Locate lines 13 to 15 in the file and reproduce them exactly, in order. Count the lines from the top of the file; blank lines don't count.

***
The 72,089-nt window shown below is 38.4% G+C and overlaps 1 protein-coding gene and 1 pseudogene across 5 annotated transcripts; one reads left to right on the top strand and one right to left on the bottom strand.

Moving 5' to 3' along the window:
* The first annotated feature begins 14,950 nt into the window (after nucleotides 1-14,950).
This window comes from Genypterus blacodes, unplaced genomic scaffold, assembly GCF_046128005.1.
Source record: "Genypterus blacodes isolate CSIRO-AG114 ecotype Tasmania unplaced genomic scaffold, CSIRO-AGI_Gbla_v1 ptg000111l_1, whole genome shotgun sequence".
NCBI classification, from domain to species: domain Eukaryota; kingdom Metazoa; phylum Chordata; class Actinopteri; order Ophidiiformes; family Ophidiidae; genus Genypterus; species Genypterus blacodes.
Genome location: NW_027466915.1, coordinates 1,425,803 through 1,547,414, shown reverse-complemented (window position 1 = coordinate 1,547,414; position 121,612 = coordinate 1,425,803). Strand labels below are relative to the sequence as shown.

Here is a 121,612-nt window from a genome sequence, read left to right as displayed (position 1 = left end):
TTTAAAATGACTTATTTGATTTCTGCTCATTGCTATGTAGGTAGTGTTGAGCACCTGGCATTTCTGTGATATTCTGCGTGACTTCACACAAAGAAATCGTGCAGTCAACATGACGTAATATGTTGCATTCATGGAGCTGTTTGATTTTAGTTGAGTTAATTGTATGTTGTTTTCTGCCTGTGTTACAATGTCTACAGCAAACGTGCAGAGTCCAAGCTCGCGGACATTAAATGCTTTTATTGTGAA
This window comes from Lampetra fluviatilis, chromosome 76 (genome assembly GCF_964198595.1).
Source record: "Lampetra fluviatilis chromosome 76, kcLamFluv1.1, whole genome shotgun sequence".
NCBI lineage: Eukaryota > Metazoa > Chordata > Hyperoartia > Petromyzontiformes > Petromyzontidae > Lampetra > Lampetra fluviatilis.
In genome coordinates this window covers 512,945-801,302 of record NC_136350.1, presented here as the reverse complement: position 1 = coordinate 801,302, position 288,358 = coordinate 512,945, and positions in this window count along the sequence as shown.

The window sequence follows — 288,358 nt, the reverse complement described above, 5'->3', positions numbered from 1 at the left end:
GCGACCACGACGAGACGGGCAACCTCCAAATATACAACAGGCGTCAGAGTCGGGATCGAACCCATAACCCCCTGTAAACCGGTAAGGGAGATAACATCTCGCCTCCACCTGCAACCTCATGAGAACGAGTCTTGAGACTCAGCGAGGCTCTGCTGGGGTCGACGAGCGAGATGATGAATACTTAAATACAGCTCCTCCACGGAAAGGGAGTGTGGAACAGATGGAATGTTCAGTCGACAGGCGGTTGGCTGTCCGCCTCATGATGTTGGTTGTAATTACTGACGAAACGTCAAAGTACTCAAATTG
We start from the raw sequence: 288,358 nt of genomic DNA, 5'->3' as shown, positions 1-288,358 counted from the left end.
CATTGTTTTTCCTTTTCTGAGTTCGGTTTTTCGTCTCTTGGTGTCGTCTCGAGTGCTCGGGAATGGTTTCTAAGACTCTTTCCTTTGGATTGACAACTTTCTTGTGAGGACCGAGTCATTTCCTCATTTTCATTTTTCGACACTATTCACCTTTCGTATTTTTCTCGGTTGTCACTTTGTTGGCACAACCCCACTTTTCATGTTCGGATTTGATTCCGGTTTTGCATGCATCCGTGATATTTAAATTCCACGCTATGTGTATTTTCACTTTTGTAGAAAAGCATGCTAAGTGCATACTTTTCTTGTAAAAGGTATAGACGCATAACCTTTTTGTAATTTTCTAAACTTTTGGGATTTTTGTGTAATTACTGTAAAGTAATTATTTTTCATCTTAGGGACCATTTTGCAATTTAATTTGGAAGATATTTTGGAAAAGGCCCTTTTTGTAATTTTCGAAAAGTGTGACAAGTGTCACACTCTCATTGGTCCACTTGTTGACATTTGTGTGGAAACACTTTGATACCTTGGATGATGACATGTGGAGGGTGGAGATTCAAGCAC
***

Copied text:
In genome coordinates this window covers 512,945-801,302 of record NC_136350.1, presented here as the reverse complement: position 1 = coordinate 801,302, position 288,358 = coordinate 512,945, and positions in this window count along the sequence as shown.

The window sequence follows — 288,358 nt, the reverse complement described above, 5'->3', positions numbered from 1 at the left end:
GCGACCACGACGAGACGGGCAACCTCCAAATATACAACAGGCGTCAGAGTCGGGATCGAACCCATAACCCCCTGTAAACCGGTAAGGGAGATAACATCTCGCCTCCACCTGCAACCTCATGAGAACGAGTCTTGAGACTCAGCGAGGCTCTGCTGGGGTCGACGAGCGAGATGATGAATACTTAAATACAGCTCCTCCACGGAAAGGGAGTGTGGAACAGATGGAATGTTCAGTCGACAGGCGGTTGGCTGTCCGCCTCATGATGTTGGTTGTAATTACTGACGAAACGTCAAAGTACTCAAATTG